You decide if you want to download a taint list from Bitcoinica listing addresses that Bitcoinica had their coins stolen to.
You decide if you want to download a taint list from me where I list adresses where coins were stolen from me.

That doesn't solve the problems listed and only compounds the complexity (and user unfriendlyness).  Can you not see that? Person can use coin A with merchant 1 & 2, but not 3 & 4 and coin C with all merchants except 4 and Coin B with only merchant A and nobody takes coin D.  Each sale would require the buyer to check with merchant determine which taint list they are using, ensure they have latest list, scan their coins to find acceptable coins and send them.

Yeah new users looking to buy a game on steam, some weed from SR, or play some online poker are going to go through all that bullshit.  New user who is savy enough to check 9 tainted lists only to find out his coins are rejected on 9 more lists he didn't even know exist is unlikely to be holding coins he can't spend WHERE he wants to spend.

Have you ever heard of: http://en.wikipedia.org/wiki/Fungibility

If a coin is accepted by less than 100% of the community it has less value.  How much value depends but it will never be face value.  So some coins are worth 1 BTC and some <1 BTC.  Someone agree upon a trade for 10 BTC only to find out the 10 BTC he got other people consider "bad" and thus are only worth <10 BTC IF he can find someone willing to trade them for "good coins" is not viable for a currency (any currency).

HELLO FUNGIBILITY IS THE CORNERSTONE OF ANY CURRENCY OR COMMODITY.  
No fungibility = no currency.
No fungibility = no commodity.

I am going to put you on ignore so I won't see any responses.  It isn't you it is me, this kind of short sighted "do something" just burns me up.   The wish to block tainted coins reminds me of people after 9/11 pushing to do something and we are stuck with the fucked to all hell Patriot act.   Maybe take a step back and look at how you are acting from a place of fear and what you are proposing would kill Bitcoin.   If that happens any successor will be built to make tracking impossible.  Now the good news is that if we are lucky taint databases won't go further than you can throw them but that doesn't make the idea any less dangerous or stupid.


My promise:
If tainted databases do exist I will be buying tainted coins for the sole purpose of spamming them to people who use tainted coins databases and let them rack up massive fees in trying to return them.  The bad news is that means I might have to deal with filth like coinexchanger to get my spam currency.  (shudder)
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March 05, 2012, 04:40:13 PM
 #15

But what should we do? MtGox and such exchanges are locking the accounts of people who use "stolen coins".

We need to have something so people can avoid any coins that for example MtGox has deemed as "stolen".
If this feature would be included, most merchants would have a "stolen coins we don't accept" list on their website.

Its the same as IRL. When there has been a big robbery (and with big I really mean BIG robbery), the bank publish a list of serial numbers that is "blacklisted" and merchats are told not to accept these notes/bills (Often in the form "Do not accept a 500 SEK bill that is beginning on 4567 or 8723"). And if they accept, the bank will refuse to cash in their notes/bills to their company account.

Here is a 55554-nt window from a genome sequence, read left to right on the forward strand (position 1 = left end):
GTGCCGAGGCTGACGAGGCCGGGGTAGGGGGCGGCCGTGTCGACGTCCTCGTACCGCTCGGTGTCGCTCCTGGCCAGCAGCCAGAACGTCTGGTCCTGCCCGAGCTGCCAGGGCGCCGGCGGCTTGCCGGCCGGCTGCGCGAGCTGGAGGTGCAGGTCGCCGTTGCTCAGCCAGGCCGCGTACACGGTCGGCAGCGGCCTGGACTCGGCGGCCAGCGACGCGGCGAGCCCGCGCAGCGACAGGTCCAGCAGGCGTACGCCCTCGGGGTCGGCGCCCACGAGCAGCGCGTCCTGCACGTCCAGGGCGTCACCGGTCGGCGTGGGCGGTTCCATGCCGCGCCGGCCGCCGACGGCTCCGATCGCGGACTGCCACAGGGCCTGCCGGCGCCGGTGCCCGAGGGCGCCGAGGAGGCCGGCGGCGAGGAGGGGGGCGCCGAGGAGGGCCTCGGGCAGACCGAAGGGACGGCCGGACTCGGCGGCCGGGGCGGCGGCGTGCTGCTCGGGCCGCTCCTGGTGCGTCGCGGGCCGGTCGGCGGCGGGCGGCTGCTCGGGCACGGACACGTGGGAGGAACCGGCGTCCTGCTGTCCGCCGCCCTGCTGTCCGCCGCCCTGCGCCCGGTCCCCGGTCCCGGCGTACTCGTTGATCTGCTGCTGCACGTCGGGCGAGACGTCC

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March 05, 2012, 04:52:36 PM
 #16

Holiday: You would notice if there was such a "blacklist" of certain notes. We have had some in a suburban area here in sweden. The bank putted up notes on windows to shops telling people "Not to trade with any 500SEK bills beginning on digits XXXXXX" and the note had a image of a 500SEK bill with its first digits of the serial number circled.

Probably a robbery in the local bank so they made sure to recover the money by "blacklisting" it.


Hollyday: I don't understand? Why boycott MtGox? Its not their fault that people hack other merchants/echanges and steal their coins/private keys.
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March 05, 2012, 06:03:30 PM
 #17

D&T's post is spot on.  There are too many unsolvable problems that taint tracking introduces: it will hurt honest actors more than thieves.
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March 05, 2012, 07:19:01 PM
 #18

DeathAndTaxes: I think you misunderstand now.

The idea of the Taint list is not to have some central authority.

Anyone can host a taint list, like those DNSRBLs. I can host a anti-spam DNSRBL. You can host a DNSRBL.
Then everyone is free to use the DNSRBL or not. So you can select to use for example my DNSRBL in your mailserver, and reject mails to your server based on my criterias.

Same with taint list, you select which taint lists you want to use, and you reject coins to your account based on these lists.
And taint list does not only need to include stolen coins, it can be "bad" coins in other ways.

The *each end user* decides if they want to use taint list or not, and downloads the taint list they want.


"Who decides if a coin was stolen?"
You decide. Taint list is a tool that lets you reject depoist in your account that have been in touch with a specific adress.
You decide if you want to download a taint list from Bitcoinica listing addresses that Bitcoinica had their coins stolen to.
You decide if you want to download a taint list from me where I list adresses where coins were stolen from me.